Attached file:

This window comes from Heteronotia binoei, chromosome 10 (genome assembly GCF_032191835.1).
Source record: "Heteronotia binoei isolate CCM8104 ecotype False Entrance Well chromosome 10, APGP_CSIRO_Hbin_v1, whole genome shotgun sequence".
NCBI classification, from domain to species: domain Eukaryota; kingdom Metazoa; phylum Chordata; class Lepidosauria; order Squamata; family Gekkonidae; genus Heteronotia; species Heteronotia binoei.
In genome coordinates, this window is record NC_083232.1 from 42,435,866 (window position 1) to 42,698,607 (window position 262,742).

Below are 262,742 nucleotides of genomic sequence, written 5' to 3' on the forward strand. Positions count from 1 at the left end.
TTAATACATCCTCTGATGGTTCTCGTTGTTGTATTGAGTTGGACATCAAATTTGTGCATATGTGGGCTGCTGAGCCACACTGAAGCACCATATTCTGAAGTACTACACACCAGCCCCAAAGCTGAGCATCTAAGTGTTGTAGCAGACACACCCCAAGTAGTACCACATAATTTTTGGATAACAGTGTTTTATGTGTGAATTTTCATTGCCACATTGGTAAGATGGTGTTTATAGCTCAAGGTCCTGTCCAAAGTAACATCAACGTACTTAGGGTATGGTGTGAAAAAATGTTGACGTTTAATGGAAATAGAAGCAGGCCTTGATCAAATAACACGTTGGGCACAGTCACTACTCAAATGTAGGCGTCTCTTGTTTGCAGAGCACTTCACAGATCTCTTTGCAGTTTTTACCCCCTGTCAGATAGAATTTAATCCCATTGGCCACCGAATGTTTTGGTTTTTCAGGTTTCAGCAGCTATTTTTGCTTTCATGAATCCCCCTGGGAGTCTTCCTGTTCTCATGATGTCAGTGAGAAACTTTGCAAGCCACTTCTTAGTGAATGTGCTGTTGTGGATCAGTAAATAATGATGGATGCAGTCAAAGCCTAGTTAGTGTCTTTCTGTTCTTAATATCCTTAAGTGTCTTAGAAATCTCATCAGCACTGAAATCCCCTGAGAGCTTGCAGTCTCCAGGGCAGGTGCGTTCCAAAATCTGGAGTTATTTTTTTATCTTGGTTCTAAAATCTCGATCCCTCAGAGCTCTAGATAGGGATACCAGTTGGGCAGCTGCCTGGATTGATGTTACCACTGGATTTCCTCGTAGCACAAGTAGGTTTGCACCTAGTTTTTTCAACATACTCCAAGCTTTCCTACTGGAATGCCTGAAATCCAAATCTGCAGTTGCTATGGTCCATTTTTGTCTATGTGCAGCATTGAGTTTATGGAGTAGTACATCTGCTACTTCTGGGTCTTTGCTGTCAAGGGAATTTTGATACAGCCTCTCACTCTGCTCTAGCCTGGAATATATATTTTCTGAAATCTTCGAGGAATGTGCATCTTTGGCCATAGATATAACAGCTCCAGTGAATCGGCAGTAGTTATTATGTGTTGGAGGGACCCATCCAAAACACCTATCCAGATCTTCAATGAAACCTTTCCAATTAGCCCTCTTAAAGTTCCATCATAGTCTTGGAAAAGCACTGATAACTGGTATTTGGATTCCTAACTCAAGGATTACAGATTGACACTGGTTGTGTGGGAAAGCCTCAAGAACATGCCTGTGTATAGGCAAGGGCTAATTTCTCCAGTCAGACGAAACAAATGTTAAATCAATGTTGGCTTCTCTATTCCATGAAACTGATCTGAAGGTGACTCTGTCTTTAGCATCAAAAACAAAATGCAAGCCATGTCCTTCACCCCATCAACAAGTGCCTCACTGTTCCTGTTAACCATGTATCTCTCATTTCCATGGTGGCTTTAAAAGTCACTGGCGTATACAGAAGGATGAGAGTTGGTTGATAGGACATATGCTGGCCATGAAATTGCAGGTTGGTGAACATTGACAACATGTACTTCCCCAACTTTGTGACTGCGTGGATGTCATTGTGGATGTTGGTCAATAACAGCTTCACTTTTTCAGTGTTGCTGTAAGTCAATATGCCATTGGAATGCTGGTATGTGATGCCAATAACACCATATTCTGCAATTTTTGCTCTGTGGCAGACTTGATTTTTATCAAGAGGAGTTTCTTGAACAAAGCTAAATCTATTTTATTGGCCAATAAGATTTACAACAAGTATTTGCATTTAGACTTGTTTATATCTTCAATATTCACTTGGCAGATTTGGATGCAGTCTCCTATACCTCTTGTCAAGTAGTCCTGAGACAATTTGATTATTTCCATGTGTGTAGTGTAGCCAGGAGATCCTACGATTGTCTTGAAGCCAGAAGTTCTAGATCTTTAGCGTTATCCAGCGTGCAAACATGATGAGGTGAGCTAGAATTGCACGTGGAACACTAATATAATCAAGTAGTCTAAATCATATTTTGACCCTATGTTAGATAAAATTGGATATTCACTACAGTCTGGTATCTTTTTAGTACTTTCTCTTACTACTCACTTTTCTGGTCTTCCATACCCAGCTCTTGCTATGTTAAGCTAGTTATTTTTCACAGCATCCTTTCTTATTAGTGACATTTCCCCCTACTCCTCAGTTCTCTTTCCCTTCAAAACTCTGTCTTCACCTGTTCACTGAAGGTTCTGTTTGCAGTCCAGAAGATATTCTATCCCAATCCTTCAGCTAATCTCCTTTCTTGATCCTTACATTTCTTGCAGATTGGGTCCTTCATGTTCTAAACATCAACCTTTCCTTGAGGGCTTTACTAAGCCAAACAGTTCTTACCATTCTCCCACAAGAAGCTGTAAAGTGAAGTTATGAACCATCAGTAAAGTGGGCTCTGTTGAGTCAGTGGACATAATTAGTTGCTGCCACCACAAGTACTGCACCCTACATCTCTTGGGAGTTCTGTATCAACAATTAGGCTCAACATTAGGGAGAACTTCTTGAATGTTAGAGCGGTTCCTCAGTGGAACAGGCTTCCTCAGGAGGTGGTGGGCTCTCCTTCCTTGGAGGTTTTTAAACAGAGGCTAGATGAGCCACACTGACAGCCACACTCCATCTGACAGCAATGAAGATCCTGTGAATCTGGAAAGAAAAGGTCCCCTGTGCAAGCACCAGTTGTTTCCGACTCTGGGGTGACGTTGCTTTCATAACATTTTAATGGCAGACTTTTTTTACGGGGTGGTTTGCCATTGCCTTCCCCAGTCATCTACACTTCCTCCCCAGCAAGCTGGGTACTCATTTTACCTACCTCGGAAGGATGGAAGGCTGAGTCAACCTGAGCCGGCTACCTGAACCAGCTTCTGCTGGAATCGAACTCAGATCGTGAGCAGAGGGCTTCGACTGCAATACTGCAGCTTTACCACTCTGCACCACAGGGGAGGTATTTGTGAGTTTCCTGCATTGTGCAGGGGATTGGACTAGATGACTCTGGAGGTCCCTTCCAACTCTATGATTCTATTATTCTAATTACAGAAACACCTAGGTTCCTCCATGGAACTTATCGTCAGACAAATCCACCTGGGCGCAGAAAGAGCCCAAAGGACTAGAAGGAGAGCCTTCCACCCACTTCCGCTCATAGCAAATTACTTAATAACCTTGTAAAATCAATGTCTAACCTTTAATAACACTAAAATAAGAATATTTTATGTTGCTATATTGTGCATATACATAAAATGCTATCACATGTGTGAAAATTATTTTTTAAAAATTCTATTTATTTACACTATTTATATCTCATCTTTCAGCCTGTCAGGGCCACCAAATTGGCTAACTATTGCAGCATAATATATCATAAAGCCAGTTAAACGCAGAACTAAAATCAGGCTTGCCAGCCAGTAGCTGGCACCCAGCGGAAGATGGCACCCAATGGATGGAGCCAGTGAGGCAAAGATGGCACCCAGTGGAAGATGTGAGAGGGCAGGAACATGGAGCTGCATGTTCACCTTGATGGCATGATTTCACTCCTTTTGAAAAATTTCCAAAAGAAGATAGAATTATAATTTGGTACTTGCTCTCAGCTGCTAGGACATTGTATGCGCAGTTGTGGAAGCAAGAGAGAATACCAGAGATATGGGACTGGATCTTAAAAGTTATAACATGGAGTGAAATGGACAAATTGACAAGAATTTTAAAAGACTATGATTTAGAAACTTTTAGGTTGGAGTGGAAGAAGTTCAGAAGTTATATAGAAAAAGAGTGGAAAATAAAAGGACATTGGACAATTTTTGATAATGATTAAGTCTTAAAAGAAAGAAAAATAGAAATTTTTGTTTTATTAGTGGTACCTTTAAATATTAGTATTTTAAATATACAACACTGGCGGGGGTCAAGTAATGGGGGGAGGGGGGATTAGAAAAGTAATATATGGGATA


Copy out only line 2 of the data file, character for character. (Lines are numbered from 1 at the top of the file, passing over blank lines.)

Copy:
Source record: "Heteronotia binoei isolate CCM8104 ecotype False Entrance Well chromosome 10, APGP_CSIRO_Hbin_v1, whole genome shotgun sequence".